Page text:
This week, request-log-analyzer obtained its 100th watcher on GitHub! Bart and I have worked hard to make r-l-a a useful product for many people in various situations. The fact that more than 100 people are following the project’s progress and that at this moment, the gem has been download almost 200 times, shows that we are somewhat successful in this regard. Numbers like these, in combination with the e-mail messages we have received, motivate us to keep spending time on the project and keep improving it, even if these improvements are not directly useful for our own projects. It has grown beyond scratching our own itch. On a related note, my Flickr photostream recently welcomed its 10,000th visitor.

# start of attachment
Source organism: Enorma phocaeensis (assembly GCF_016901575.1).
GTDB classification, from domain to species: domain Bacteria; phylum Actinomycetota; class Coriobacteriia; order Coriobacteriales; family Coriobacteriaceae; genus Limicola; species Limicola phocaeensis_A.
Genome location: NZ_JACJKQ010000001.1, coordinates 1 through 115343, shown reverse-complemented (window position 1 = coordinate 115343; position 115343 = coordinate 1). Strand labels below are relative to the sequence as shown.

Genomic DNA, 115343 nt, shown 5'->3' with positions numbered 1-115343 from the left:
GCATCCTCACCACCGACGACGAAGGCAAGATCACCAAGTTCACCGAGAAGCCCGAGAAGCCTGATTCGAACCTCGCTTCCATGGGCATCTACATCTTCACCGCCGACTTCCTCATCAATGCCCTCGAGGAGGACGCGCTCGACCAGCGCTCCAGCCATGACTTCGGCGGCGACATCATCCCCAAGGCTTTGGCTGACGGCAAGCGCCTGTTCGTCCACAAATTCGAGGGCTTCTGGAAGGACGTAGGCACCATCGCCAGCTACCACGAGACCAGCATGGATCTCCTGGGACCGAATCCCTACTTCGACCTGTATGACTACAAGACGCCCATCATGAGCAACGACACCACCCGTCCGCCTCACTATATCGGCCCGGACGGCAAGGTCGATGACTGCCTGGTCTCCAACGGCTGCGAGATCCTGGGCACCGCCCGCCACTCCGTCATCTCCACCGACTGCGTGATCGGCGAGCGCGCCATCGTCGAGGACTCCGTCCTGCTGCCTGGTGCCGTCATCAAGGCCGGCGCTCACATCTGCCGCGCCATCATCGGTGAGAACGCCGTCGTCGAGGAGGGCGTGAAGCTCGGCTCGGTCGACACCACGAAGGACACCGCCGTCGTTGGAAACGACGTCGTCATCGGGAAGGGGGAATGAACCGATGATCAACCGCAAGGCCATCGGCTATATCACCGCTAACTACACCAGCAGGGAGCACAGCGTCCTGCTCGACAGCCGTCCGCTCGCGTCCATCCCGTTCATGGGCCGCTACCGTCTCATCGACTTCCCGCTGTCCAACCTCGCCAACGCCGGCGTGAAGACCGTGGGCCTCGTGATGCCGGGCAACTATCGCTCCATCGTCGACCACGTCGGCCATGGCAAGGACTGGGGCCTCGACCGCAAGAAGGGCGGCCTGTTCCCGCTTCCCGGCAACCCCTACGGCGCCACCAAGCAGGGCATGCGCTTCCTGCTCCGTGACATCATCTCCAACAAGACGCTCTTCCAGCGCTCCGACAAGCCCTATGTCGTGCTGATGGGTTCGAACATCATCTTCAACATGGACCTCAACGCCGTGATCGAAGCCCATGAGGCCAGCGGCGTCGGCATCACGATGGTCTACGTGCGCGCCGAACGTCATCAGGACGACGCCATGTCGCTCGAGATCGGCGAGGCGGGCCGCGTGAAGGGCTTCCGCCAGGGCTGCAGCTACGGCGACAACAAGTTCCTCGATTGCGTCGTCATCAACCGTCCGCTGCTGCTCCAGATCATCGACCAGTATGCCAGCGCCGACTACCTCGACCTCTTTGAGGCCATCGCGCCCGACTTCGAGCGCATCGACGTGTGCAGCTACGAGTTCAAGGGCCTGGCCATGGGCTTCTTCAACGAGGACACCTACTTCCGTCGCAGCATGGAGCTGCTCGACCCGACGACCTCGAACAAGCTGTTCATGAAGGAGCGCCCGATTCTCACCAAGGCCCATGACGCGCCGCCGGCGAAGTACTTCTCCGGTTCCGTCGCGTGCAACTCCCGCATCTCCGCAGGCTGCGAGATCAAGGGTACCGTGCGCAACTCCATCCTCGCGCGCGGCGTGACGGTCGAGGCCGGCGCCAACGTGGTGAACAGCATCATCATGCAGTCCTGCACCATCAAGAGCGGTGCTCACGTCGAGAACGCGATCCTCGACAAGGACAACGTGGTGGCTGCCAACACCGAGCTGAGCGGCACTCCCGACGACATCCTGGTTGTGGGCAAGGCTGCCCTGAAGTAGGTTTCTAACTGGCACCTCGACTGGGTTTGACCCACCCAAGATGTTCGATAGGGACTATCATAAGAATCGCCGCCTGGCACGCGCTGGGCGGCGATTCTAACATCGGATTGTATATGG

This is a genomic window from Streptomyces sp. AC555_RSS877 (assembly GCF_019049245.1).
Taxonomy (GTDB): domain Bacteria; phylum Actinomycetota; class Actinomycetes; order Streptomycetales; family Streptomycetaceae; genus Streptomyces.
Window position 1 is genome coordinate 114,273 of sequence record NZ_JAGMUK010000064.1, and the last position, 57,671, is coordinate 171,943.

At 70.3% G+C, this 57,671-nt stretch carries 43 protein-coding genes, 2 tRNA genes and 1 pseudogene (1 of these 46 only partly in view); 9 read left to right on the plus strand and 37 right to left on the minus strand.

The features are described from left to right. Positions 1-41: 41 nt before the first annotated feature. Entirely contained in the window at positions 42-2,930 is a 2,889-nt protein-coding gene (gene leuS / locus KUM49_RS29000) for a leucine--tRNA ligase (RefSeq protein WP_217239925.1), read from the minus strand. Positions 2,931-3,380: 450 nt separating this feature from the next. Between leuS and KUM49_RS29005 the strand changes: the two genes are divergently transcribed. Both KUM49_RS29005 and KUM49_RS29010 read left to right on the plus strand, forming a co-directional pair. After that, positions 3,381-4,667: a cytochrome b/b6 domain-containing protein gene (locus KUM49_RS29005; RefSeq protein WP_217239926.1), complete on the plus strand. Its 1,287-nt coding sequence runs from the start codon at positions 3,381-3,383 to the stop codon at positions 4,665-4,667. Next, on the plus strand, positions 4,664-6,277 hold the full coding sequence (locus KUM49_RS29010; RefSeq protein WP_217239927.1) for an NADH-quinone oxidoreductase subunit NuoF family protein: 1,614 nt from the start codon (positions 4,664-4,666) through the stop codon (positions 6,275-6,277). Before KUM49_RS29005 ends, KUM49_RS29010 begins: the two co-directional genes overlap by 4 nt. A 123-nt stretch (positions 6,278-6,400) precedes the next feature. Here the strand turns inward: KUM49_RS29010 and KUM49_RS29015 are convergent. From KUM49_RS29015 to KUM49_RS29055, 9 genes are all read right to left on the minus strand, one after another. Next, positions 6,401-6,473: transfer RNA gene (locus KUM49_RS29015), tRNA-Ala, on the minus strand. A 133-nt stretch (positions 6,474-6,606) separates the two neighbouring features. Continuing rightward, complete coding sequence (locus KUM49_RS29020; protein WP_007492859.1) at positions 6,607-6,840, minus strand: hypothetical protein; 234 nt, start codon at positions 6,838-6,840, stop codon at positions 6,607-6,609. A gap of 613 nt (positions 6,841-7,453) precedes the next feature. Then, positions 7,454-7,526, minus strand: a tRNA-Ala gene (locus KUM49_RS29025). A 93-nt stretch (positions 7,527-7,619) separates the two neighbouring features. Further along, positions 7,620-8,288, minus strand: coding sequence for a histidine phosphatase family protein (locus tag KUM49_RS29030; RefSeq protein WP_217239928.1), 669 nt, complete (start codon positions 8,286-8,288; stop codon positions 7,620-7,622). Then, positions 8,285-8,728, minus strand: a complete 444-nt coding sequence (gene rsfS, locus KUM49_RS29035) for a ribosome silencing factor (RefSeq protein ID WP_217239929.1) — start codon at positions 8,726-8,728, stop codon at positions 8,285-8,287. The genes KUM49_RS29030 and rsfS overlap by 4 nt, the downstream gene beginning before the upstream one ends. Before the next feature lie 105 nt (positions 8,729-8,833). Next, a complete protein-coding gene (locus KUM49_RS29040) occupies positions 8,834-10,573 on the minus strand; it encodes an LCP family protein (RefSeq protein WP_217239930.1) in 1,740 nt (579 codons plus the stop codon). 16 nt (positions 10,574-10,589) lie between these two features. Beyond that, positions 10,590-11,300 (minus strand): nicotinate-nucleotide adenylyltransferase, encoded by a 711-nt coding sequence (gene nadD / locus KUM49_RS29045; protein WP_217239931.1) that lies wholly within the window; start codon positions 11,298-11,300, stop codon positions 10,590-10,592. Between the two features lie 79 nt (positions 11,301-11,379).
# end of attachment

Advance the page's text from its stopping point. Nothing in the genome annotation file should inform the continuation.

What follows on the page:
What started as a convenient utility to backup and share my holiday photos with my family and friends, now has become somewhat of a showcase of what I am about and what I am up to. I would not consider myself a “professional” photographer and I am not an active member of the Flickr community, but still I get feedback on my photographs by visitors, because their visits increase the view counters of my photos. These counters have really motivated me to make more of an effort when I put photos on Flickr. I started by adding titles, descriptions and tags, so that my photos are easier to find. I also became much more critical of the pictures I upload to Flickr: new uploads have to add something significant to my collection. Analyzing why some pictures got more attention than others made me a better photographer, although there still is a lot of room for improvement. :-) Ignite the lazyweb, kick-start a quality improvement loop What interests me in these examples is that simple counters like watchers on GitHub or views on Flickr can be valuable feedback and can motivate people to put in effort. The end result is quality improvement: write better software, make better pictures, etc.. Even an inherently lazy person like me can get motivated to keep putting in effort and to keep improving myself, because of such a simple feedback loop! :-) Additionally, it creates a dependence on the website in question. I look at my Flickr stats page every day, and I am subscribed to my activity feed on GitHub to get notified when new people start watching my projects. I nowsimply have to publish tools I write on GitHub to boost its quality, immediately and in the long run. And I have to upload pictures to Flickr as it is vital for my photography learning curve. I guess I finally figured out what Web 2.0 is all about! :-) Can we use a similar technique on Floorplanner to boost the quality of the designs our visitors make?